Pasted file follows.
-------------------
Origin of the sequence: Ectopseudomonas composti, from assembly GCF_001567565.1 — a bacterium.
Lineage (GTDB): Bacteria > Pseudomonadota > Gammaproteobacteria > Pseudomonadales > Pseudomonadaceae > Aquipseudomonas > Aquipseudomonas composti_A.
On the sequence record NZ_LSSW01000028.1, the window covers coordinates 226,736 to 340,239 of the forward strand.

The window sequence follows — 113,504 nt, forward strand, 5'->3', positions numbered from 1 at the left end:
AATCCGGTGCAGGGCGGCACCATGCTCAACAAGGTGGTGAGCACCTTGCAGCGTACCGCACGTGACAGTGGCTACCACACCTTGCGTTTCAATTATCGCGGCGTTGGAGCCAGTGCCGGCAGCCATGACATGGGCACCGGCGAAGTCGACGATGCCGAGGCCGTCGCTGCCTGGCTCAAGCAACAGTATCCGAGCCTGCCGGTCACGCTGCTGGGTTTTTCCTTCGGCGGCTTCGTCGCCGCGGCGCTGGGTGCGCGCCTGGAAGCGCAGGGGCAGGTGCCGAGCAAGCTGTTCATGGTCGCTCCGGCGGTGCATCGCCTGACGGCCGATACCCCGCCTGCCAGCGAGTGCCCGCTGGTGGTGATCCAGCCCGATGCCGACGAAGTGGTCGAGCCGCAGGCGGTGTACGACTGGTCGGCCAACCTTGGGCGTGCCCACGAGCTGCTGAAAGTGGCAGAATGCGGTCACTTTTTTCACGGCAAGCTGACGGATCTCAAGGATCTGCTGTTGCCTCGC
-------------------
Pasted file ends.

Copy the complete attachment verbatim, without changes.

Origin of the sequence: Ectopseudomonas composti, from assembly GCF_001567565.1 — a bacterium.
Lineage (GTDB): Bacteria > Pseudomonadota > Gammaproteobacteria > Pseudomonadales > Pseudomonadaceae > Aquipseudomonas > Aquipseudomonas composti_A.
On the sequence record NZ_LSSW01000028.1, the window covers coordinates 226,736 to 340,239 of the forward strand.

The window sequence follows — 113,504 nt, forward strand, 5'->3', positions numbered from 1 at the left end:
AATCCGGTGCAGGGCGGCACCATGCTCAACAAGGTGGTGAGCACCTTGCAGCGTACCGCACGTGACAGTGGCTACCACACCTTGCGTTTCAATTATCGCGGCGTTGGAGCCAGTGCCGGCAGCCATGACATGGGCACCGGCGAAGTCGACGATGCCGAGGCCGTCGCTGCCTGGCTCAAGCAACAGTATCCGAGCCTGCCGGTCACGCTGCTGGGTTTTTCCTTCGGCGGCTTCGTCGCCGCGGCGCTGGGTGCGCGCCTGGAAGCGCAGGGGCAGGTGCCGAGCAAGCTGTTCATGGTCGCTCCGGCGGTGCATCGCCTGACGGCCGATACCCCGCCTGCCAGCGAGTGCCCGCTGGTGGTGATCCAGCCCGATGCCGACGAAGTGGTCGAGCCGCAGGCGGTGTACGACTGGTCGGCCAACCTTGGGCGTGCCCACGAGCTGCTGAAAGTGGCAGAATGCGGTCACTTTTTTCACGGCAAGCTGACGGATCTCAAGGATCTGCTGTTGCCTCGC